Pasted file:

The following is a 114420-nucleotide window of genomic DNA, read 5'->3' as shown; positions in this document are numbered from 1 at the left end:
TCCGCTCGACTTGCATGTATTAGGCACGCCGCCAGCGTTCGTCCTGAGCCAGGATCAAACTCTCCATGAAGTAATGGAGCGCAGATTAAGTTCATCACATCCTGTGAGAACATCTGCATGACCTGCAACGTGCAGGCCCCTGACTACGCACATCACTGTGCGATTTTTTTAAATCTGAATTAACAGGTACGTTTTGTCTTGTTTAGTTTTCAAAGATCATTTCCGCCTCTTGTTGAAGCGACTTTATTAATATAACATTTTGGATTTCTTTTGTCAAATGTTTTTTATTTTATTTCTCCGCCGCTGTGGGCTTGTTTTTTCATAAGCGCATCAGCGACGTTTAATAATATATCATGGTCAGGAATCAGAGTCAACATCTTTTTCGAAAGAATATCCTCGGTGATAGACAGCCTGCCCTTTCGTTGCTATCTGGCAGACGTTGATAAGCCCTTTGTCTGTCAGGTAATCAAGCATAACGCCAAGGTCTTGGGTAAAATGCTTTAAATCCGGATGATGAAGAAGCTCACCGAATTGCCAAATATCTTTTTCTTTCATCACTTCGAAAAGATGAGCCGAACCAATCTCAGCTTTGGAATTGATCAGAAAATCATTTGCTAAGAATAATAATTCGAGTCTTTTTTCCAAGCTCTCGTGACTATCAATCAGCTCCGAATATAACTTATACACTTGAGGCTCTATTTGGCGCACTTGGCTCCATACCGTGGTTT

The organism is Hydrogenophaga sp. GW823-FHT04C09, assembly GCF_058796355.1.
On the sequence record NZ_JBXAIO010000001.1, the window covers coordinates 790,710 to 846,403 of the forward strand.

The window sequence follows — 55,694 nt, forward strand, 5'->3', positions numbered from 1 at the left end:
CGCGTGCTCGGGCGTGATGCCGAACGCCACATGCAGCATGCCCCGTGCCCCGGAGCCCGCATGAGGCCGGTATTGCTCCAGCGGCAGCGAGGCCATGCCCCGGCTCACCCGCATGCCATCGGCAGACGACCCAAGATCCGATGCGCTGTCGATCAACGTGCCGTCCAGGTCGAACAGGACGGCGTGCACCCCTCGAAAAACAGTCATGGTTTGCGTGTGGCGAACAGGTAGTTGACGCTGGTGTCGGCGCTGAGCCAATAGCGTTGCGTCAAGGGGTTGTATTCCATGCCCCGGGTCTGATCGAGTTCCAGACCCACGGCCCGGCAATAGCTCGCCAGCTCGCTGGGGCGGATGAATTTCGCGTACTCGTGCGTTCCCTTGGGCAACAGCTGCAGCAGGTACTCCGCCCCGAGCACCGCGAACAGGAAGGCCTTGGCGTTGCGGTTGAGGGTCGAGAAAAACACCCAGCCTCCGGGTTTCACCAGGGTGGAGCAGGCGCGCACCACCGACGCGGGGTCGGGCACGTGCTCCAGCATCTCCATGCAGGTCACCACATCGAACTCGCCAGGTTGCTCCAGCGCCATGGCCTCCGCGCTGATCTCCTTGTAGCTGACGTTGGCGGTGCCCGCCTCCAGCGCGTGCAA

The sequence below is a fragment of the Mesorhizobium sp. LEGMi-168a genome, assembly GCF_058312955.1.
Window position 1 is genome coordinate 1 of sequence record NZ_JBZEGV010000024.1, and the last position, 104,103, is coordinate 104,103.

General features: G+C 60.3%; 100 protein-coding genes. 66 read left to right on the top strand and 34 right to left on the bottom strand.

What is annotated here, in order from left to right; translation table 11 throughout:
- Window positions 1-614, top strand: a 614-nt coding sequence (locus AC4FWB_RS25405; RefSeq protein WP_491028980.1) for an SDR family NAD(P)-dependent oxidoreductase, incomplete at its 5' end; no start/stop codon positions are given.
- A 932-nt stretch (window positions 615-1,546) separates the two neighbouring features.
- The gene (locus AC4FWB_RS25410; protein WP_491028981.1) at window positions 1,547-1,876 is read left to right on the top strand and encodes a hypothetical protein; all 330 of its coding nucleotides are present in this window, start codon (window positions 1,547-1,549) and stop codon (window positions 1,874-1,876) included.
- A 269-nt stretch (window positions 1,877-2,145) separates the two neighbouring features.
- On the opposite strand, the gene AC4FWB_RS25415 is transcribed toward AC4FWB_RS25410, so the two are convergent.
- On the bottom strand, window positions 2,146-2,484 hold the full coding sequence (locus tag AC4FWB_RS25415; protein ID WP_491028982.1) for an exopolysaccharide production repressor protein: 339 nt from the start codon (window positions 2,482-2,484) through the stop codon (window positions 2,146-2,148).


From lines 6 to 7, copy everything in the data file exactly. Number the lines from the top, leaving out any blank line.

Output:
CGCGTGCTCGGGCGTGATGCCGAACGCCACATGCAGCATGCCCCGTGCCCCGGAGCCCGCATGAGGCCGGTATTGCTCCAGCGGCAGCGAGGCCATGCCCCGGCTCACCCGCATGCCATCGGCAGACGACCCAAGATCCGATGCGCTGTCGATCAACGTGCCGTCCAGGTCGAACAGGACGGCGTGCACCCCTCGAAAAACAGTCATGGTTTGCGTGTGGCGAACAGGTAGTTGACGCTGGTGTCGGCGCTGAGCCAATAGCGTTGCGTCAAGGGGTTGTATTCCATGCCCCGGGTCTGATCGAGTTCCAGACCCACGGCCCGGCAATAGCTCGCCAGCTCGCTGGGGCGGATGAATTTCGCGTACTCGTGCGTTCCCTTGGGCAACAGCTGCAGCAGGTACTCCGCCCCGAGCACCGCGAACAGGAAGGCCTTGGCGTTGCGGTTGAGGGTCGAGAAAAACACCCAGCCTCCGGGTTTCACCAGGGTGGAGCAGGCGCGCACCACCGACGCGGGGTCGGGCACGTGCTCCAGCATCTCCATGCAGGTCACCACATCGAACTCGCCAGGTTGCTCCAGCGCCATGGCCTCCGCGCTGATCTCCTTGTAGCTGACGTTGGCGGTGCCCGCCTCCAGCGCGTGCAA

The sequence below is a fragment of the Mesorhizobium sp. LEGMi-168a genome, assembly GCF_058312955.1.